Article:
Further, because Mr. Jaimes has friends who are nurses, he would have felt he was running away while they were in the city serving the community. “Every night at 7 my neighborhood is filled with people cheering the essential workers,” he said. “If that’s all of my participation, I still thought it was important to do.”
“For those who choose to live in New York, there is something visceral about being in the city now,” said Gail Saltz, a clinical associate professor of psychiatry at the NewYork-Presbyterian Hospital, Weill-Cornell Medical College. “Even when it doesn’t have the usual energy it still has more than other places.”
People may love their weekend house, Dr. Saltz continued, “but the home they identify as emotionally resonant is New York City. And being away at a difficult time doesn’t always make them feel better; it could make them feel worse. I’m aware of people who went to their country home, spent a couple of weeks, felt unhappy and came back to New York.”
Practical rather than emotional considerations have kept some people at their primary residence. “My husband and I talked about it, but we felt we would have more options in New York if we got sick,” said Lisa Ruggeri, 64, a volunteer at the Metropolitan Museum who lives on the Upper East Side in a three-bedroom co-op and has a weekend house in East Hampton.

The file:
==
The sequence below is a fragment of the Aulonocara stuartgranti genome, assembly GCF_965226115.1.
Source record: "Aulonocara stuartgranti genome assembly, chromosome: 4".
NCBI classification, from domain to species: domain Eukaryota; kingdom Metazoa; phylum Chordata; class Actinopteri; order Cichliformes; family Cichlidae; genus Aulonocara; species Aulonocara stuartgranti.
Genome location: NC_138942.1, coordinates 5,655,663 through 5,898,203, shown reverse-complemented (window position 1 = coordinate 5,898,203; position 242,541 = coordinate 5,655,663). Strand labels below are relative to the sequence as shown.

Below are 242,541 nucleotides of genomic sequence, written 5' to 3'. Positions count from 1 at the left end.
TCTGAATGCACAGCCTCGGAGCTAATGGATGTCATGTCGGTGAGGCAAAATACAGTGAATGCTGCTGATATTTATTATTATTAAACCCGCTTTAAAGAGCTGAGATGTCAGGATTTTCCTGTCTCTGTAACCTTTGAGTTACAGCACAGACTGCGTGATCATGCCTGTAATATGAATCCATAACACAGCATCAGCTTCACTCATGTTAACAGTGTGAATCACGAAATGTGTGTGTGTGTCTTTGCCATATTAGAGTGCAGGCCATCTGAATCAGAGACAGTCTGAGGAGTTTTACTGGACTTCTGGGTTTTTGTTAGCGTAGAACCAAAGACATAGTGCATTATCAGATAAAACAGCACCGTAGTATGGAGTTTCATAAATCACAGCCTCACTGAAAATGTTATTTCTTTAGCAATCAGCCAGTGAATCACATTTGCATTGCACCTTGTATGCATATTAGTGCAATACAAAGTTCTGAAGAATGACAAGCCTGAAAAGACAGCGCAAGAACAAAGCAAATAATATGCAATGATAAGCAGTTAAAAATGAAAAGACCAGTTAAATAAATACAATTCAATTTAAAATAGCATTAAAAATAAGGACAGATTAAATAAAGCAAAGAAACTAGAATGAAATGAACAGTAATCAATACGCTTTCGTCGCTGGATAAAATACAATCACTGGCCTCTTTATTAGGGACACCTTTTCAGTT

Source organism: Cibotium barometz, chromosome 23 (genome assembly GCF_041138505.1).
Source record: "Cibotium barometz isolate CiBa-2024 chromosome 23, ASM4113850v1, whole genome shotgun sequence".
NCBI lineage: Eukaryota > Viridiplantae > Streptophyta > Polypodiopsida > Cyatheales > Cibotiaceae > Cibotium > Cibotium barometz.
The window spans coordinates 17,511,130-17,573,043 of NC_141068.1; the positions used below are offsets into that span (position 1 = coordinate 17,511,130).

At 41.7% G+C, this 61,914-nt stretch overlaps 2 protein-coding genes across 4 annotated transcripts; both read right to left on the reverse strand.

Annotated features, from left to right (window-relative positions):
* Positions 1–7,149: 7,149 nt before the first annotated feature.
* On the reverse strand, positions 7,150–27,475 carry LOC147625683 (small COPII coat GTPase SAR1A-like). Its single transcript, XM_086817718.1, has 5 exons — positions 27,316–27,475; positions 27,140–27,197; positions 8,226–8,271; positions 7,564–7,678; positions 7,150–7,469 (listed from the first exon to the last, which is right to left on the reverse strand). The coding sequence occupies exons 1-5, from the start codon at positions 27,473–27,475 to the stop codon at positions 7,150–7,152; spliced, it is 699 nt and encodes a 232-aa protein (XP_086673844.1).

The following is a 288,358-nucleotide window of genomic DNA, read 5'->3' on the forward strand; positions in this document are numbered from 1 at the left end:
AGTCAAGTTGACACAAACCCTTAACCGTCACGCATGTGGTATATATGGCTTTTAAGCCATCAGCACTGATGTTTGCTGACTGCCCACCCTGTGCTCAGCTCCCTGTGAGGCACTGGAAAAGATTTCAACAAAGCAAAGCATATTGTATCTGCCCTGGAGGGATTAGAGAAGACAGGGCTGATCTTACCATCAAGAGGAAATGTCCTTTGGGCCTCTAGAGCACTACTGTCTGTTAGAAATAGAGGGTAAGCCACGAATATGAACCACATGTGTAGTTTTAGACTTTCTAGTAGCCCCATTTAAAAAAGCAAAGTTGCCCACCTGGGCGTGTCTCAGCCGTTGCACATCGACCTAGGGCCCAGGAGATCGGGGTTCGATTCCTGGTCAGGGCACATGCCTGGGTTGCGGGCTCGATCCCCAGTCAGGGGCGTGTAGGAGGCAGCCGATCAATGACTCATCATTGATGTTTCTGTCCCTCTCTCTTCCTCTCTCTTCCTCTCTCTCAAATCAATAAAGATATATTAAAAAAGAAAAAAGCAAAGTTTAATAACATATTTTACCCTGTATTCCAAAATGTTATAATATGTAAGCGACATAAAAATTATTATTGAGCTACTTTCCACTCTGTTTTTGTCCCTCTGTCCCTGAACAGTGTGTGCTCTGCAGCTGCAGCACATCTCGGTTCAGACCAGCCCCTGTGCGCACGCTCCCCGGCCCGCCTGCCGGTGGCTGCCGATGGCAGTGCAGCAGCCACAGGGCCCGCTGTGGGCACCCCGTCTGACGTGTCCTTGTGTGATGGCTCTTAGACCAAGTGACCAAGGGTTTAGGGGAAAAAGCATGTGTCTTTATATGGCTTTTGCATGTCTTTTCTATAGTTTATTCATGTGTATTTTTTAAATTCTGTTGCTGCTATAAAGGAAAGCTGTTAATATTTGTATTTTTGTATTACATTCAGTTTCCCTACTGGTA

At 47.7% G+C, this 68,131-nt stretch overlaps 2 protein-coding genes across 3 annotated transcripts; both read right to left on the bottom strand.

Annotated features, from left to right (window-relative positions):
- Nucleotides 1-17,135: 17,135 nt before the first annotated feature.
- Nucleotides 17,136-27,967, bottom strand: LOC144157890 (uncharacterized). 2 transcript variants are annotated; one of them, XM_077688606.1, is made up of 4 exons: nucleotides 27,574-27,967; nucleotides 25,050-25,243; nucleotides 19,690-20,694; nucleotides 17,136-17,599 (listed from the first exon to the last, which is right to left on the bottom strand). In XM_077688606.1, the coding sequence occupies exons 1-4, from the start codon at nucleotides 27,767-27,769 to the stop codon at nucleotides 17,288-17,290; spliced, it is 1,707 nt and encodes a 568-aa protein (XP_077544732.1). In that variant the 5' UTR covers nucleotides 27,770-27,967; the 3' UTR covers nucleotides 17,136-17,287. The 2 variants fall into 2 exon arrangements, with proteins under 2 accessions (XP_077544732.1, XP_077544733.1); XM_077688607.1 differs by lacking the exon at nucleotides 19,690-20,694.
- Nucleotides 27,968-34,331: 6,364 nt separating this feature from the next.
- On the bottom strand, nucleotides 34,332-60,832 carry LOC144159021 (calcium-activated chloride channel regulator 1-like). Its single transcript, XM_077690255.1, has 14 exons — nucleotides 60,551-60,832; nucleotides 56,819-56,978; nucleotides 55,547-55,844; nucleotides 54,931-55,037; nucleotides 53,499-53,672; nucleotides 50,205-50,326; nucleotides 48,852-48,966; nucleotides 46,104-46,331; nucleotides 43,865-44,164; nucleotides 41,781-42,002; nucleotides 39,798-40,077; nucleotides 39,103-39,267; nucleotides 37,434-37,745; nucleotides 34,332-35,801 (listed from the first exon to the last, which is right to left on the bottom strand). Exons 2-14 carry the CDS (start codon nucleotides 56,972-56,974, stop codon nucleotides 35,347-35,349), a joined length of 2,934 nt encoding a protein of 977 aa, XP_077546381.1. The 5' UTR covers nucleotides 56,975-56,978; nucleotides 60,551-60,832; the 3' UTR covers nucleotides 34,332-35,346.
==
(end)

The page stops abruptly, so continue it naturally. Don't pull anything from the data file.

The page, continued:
“Our cellphones don’t work well in the Hamptons and we didn’t know what our internet would be like,” continued Ms. Ruggeri, who was also concerned that the swell of New Yorkers on the South Fork would mean lines at the gas station and empty shelves at the few grocery stores.
“Here we have a Whole Foods Market across the street, the drugstore is on the corner. We didn’t want to leave home base for a place that wasn’t as familiar,” said Norman Silverberg, a retired advertising executive who with his wife, Denise, is a shareholder in a Midtown East co-op and a beach front co-op in Westhampton Beach. Mr. Silverberg also didn’t want to be pointed out by the locals, he said, “as someone who shouldn’t be out here.”
Article source: https://www.nytimes.com/2020/07/10/realestate/coronaviurs-staying-in-new-york.html